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EMSA rate hike denial kicks can down the road

The money is needed to help pay for legal fees over a lawsuit against EMSA for an alleged kickback scheme (KTUL).

When the chips are down, the arrival of an ambulance brings a sigh of relief, but at the City Council meeting this week, the arrival of a rate hike proposal brought a sigh of frustration.

"I am convinced that our community has lost faith in the leadership, the administration of EMSA as it stands today," said Tulsa City Councilor Blake Ewing.

The money is needed to help pay for legal fees over a lawsuit against EMSA for an alleged kickback scheme. The council voted it down.

"It is a mess," said Tulsa City Councilor Phil Lakin.

Councilor Lakin was one of only two 'yes' votes for the hike. Why?

"This lawsuit that we're vigorously defending, it has to be paid," he said.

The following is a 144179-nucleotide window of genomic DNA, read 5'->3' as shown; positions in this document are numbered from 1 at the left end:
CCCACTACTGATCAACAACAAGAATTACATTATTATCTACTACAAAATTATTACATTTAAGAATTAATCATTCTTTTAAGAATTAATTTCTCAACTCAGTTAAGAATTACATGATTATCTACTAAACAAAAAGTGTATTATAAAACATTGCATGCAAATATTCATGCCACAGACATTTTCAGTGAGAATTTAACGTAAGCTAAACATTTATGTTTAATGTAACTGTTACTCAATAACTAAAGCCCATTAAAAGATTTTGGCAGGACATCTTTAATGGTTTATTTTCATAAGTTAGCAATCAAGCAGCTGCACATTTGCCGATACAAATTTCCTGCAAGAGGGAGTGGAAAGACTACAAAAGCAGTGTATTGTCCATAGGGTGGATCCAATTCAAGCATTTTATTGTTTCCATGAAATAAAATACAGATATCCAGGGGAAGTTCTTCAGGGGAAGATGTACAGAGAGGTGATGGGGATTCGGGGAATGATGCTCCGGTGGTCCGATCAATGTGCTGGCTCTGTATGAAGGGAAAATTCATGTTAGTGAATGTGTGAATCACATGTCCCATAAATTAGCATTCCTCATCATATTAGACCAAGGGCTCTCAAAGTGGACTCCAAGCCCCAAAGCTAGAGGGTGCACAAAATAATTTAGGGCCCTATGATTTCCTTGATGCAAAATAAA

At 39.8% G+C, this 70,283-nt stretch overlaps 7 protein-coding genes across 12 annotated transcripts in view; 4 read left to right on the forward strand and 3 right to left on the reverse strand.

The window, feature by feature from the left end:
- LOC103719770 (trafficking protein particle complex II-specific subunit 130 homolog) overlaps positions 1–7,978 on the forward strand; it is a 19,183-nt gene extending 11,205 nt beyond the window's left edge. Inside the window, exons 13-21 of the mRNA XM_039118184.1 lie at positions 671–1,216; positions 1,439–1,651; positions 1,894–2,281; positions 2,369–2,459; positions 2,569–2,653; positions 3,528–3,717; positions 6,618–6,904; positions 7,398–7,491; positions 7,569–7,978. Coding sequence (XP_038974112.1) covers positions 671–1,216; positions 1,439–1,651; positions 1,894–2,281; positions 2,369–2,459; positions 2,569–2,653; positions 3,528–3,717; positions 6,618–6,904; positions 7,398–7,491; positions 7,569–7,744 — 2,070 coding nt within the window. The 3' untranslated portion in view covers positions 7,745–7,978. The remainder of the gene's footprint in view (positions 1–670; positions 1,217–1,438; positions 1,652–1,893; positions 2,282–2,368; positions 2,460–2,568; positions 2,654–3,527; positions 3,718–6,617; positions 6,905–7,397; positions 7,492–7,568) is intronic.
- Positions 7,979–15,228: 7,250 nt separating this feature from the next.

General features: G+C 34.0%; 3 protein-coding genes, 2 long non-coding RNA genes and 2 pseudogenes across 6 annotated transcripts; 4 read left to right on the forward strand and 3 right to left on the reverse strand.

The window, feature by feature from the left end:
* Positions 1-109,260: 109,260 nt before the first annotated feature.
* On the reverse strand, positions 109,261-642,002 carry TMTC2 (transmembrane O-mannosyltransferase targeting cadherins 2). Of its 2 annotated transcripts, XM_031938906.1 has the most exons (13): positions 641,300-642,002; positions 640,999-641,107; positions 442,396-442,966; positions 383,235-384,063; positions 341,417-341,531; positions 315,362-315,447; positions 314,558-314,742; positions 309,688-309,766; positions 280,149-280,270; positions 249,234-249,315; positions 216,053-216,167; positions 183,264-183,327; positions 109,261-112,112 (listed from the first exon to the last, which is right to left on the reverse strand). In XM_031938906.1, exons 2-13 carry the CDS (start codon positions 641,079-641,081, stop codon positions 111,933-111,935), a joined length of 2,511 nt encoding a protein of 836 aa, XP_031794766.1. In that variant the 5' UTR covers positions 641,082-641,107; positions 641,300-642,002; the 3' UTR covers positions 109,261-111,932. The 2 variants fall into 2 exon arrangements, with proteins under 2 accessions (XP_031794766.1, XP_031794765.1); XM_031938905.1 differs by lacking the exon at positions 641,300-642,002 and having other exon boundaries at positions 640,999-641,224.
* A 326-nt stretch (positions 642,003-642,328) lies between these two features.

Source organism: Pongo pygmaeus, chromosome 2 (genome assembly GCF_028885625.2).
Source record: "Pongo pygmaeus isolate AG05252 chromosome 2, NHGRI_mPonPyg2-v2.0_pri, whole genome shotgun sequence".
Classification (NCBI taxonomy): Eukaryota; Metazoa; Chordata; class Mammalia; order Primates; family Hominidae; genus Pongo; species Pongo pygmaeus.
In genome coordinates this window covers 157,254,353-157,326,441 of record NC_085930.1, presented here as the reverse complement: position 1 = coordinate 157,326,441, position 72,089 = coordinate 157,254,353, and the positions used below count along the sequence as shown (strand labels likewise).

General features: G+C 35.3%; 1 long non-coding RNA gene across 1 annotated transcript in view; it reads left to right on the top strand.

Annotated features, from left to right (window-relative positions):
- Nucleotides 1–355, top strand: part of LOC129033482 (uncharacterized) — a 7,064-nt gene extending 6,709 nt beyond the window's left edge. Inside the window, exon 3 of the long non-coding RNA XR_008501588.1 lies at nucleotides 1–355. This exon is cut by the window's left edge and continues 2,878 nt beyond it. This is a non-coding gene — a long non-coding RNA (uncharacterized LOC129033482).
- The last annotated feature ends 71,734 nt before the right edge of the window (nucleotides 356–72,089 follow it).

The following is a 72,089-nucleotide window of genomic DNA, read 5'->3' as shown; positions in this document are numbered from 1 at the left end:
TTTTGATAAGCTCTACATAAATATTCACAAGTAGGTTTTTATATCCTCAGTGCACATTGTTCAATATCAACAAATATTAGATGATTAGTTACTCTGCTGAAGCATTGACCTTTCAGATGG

A 'no' vote now is essentially kicking the can down the road. But is it a road that will slow down ambulance response times?

"The last thing we're going to do is change response times," Lakin said.

Instead, expect EMSA to put off buying new ambulances and stretchers to help deal with their lack of funds until they figure what to do.

"I think what we're going to do, and we haven't had a board meeting, but we're just going to have to defer those capital purchases or we're going to have to borrow money," Lakin said.

In the meantime, as the agency remains mired in legal molasses, it'll keep flying to those 9-1-1 calls.

"The second highest survival rates for cardio-vascular problems, for heart attacks, is right here in Tulsa, Oklahoma," said Lakin.

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